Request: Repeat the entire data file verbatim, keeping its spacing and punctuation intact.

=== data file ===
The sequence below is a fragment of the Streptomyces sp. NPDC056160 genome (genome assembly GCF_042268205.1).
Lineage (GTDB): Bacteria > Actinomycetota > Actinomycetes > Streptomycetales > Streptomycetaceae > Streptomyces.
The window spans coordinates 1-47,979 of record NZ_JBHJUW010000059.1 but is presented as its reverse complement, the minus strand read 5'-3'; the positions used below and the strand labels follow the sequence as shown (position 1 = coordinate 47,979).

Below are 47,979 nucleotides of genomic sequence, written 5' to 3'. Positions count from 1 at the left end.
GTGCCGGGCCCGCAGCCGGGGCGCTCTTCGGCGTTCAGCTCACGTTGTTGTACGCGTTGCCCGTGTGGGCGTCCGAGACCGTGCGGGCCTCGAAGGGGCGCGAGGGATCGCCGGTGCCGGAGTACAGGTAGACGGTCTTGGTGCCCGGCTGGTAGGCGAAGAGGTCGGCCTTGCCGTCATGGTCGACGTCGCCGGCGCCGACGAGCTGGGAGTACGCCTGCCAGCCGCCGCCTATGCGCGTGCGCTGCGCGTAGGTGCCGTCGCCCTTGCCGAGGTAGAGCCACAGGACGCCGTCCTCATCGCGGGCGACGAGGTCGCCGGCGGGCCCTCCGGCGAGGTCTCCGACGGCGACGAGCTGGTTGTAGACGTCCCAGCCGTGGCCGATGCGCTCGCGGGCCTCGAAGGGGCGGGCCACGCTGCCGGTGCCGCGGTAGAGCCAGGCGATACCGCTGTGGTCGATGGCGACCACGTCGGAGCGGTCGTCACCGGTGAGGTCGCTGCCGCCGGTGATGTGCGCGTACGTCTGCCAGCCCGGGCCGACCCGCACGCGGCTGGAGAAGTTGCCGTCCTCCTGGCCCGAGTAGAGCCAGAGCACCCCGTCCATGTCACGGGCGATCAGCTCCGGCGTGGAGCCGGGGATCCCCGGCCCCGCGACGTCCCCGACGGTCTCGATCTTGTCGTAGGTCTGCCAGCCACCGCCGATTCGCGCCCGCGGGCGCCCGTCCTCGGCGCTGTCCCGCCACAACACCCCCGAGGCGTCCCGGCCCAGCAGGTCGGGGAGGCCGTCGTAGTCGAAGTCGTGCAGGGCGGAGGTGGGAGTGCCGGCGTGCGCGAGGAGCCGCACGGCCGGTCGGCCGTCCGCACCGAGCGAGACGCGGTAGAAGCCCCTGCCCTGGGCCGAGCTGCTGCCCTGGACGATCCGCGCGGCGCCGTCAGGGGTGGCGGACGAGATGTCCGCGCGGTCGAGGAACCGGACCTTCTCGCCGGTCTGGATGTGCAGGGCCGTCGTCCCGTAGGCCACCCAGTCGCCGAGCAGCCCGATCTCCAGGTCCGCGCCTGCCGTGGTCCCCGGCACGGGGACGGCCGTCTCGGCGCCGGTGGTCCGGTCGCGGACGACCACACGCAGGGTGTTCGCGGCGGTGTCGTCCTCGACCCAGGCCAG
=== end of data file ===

The sequence below is a fragment of the Streptomyces sp. NPDC056160 genome (genome assembly GCF_042268205.1).
Lineage (GTDB): Bacteria > Actinomycetota > Actinomycetes > Streptomycetales > Streptomycetaceae > Streptomyces.
The window spans coordinates 1-47,979 of record NZ_JBHJUW010000059.1 but is presented as its reverse complement, the minus strand read 5'-3'; the positions used below and the strand labels follow the sequence as shown (position 1 = coordinate 47,979).

Below are 47,979 nucleotides of genomic sequence, written 5' to 3'. Positions count from 1 at the left end.
GTGCCGGGCCCGCAGCCGGGGCGCTCTTCGGCGTTCAGCTCACGTTGTTGTACGCGTTGCCCGTGTGGGCGTCCGAGACCGTGCGGGCCTCGAAGGGGCGCGAGGGATCGCCGGTGCCGGAGTACAGGTAGACGGTCTTGGTGCCCGGCTGGTAGGCGAAGAGGTCGGCCTTGCCGTCATGGTCGACGTCGCCGGCGCCGACGAGCTGGGAGTACGCCTGCCAGCCGCCGCCTATGCGCGTGCGCTGCGCGTAGGTGCCGTCGCCCTTGCCGAGGTAGAGCCACAGGACGCCGTCCTCATCGCGGGCGACGAGGTCGCCGGCGGGCCCTCCGGCGAGGTCTCCGACGGCGACGAGCTGGTTGTAGACGTCCCAGCCGTGGCCGATGCGCTCGCGGGCCTCGAAGGGGCGGGCCACGCTGCCGGTGCCGCGGTAGAGCCAGGCGATACCGCTGTGGTCGATGGCGACCACGTCGGAGCGGTCGTCACCGGTGAGGTCGCTGCCGCCGGTGATGTGCGCGTACGTCTGCCAGCCCGGGCCGACCCGCACGCGGCTGGAGAAGTTGCCGTCCTCCTGGCCCGAGTAGAGCCAGAGCACCCCGTCCATGTCACGGGCGATCAGCTCCGGCGTGGAGCCGGGGATCCCCGGCCCCGCGACGTCCCCGACGGTCTCGATCTTGTCGTAGGTCTGCCAGCCACCGCCGATTCGCGCCCGCGGGCGCCCGTCCTCGGCGCTGTCCCGCCACAACACCCCCGAGGCGTCCCGGCCCAGCAGGTCGGGGAGGCCGTCGTAGTCGAAGTCGTGCAGGGCGGAGGTGGGAGTGCCGGCGTGCGCGAGGAGCCGCACGGCCGGTCGGCCGTCCGCACCGAGCGAGACGCGGTAGAAGCCCCTGCCCTGGGCCGAGCTGCTGCCCTGGACGATCCGCGCGGCGCCGTCAGGGGTGGCGGACGAGATGTCCGCGCGGTCGAGGAACCGGACCTTCTCGCCGGTCTGGATGTGCAGGGCCGTCGTCCCGTAGGCCACCCAGTCGCCGAGCAGCCCGATCTCCAGGTCCGCGCCTGCCGTGGTCCCCGGCACGGGGACGGCCGTCTCGGCGCCGGTGGTCCGGTCGCGGACGACCACACGCAGGGTGTTCGCGGCGGTGTCGTCCTCGACCCAGGCCAG